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POSTED: January 20, 2007

A few days ago I was chatting on Skype with Christina and she used the word microlearning. I asked if it was a technical term or a word she had made up, thus revealing the gaping holes in my knowledge even in areas I am interested in. She brought Ralf into the conversation and he brought us up to speed on microlearning which was the subject of his thesis, I believe.

I suspect that gaping holes are an inevitable feature of the infoscape in a knowledge society. More accurately, I hope that they are, otherwise I am simply not as clever as my certificates would suggest. The certificates don’t lie, do they?

The Microlearning Page on Wikipedia is a good starting point for understanding what this emergent concept is actually being used for. A useful next stop might then be Microlearning.org where there are conference proceedings and an assortment of papers.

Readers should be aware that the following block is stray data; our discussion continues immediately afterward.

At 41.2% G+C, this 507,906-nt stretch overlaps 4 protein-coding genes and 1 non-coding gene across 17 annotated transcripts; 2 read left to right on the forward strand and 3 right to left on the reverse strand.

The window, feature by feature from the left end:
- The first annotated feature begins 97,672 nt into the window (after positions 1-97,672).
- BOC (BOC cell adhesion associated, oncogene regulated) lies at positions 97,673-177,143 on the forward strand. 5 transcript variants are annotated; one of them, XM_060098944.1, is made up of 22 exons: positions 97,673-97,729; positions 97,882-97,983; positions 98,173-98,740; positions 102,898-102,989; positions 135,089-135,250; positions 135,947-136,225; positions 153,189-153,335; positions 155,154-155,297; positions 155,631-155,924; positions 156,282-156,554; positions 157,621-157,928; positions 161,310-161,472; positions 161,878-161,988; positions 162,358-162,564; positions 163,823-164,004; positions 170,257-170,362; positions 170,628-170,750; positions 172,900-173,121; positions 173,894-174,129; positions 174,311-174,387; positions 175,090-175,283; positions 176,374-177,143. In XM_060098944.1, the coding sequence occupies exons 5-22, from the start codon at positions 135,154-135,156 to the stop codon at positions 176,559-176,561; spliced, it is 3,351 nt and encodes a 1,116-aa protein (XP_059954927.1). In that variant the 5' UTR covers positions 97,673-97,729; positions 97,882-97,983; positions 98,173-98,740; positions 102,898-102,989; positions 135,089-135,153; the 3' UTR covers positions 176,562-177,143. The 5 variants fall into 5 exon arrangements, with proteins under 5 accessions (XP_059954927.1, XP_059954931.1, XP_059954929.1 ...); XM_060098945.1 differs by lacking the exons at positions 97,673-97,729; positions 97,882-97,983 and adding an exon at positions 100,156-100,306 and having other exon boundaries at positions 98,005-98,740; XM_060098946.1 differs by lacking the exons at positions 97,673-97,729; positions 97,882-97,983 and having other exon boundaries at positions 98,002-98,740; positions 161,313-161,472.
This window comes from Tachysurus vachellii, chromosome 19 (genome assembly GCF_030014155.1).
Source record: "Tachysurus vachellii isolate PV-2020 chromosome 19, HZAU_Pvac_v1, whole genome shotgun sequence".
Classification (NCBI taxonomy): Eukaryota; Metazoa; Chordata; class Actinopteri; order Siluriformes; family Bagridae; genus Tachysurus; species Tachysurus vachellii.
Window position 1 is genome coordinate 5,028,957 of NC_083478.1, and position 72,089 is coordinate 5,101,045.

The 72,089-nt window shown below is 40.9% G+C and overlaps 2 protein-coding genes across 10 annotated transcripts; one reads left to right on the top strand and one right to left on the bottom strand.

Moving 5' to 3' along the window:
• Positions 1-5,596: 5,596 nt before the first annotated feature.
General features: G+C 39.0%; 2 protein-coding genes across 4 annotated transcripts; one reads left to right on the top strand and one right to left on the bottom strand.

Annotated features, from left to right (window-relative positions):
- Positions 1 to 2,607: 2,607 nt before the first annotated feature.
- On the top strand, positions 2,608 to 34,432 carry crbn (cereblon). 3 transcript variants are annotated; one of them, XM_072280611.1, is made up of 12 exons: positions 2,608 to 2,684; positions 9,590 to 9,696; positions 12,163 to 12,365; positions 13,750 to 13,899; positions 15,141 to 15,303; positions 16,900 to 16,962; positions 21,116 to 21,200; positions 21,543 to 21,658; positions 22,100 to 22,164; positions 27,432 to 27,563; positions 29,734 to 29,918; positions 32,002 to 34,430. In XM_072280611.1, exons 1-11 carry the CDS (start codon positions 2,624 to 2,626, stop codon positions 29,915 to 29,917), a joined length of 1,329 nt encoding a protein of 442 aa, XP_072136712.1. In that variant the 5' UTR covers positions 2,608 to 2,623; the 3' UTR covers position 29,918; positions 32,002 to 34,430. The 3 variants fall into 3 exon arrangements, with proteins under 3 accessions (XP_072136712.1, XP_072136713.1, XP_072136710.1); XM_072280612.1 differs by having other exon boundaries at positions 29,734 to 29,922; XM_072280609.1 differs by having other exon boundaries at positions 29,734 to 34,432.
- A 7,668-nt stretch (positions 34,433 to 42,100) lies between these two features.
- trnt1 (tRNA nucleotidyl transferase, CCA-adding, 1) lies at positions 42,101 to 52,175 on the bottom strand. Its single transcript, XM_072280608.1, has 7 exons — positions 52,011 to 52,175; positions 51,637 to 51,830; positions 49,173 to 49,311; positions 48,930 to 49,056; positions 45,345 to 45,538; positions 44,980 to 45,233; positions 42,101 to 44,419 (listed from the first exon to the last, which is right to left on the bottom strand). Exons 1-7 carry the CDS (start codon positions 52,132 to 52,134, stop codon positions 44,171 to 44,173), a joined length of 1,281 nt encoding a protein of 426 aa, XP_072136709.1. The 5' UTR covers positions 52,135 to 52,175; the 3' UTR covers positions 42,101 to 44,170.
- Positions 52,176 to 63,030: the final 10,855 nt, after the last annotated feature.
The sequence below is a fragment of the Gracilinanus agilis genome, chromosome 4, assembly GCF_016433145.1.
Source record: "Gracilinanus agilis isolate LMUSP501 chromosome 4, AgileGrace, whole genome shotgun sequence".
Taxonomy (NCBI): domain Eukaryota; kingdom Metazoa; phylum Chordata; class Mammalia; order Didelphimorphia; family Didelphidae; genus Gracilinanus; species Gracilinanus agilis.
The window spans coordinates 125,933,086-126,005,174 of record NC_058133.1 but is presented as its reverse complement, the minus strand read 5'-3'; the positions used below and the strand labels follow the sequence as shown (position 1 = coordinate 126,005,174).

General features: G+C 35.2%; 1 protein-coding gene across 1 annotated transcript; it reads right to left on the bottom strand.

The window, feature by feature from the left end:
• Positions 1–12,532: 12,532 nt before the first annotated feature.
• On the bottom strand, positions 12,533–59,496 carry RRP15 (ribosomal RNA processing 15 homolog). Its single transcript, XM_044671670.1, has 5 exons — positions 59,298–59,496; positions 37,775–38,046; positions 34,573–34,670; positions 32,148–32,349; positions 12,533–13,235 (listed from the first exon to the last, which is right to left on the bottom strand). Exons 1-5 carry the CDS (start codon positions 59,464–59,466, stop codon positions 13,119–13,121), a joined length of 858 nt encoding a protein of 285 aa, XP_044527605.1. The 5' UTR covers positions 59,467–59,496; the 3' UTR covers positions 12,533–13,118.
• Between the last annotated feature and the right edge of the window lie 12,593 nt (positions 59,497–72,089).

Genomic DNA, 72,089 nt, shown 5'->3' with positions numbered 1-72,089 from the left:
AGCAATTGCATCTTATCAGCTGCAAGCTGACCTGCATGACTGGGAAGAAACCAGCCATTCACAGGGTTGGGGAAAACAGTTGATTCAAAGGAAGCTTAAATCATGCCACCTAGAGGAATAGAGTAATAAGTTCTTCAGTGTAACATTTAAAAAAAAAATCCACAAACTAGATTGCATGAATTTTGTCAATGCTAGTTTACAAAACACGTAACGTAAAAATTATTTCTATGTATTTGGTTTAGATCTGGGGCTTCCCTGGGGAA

I then came across an interesting, and more or less related, page about a book being written collaboratively called The Future of Learning in a Networked World that seems worth exploring.

Finally, Ralf pointed me towards Informal Learning – the Other 80%, which is a lengthy paper by the Internet Time Group that “addresses how organizations, particularly business organizations, can get more done”. This is about informal education but is directly related to discussions about networking, digital natives and similar topics.

The concept of digital natives, by the way, was originated by Marc Prensky who has several sites, including Twitchspeed.com, which is the official site for his book Digital Game-based Learning.

The two papers in which Prensky outlines his ideas about the differences between digital natives and digital immigrants, and their importance for education, are available for download from his site, along with many other papers. Part one looks at the general ideas, and part two seeks to provide factual evidence for the theory.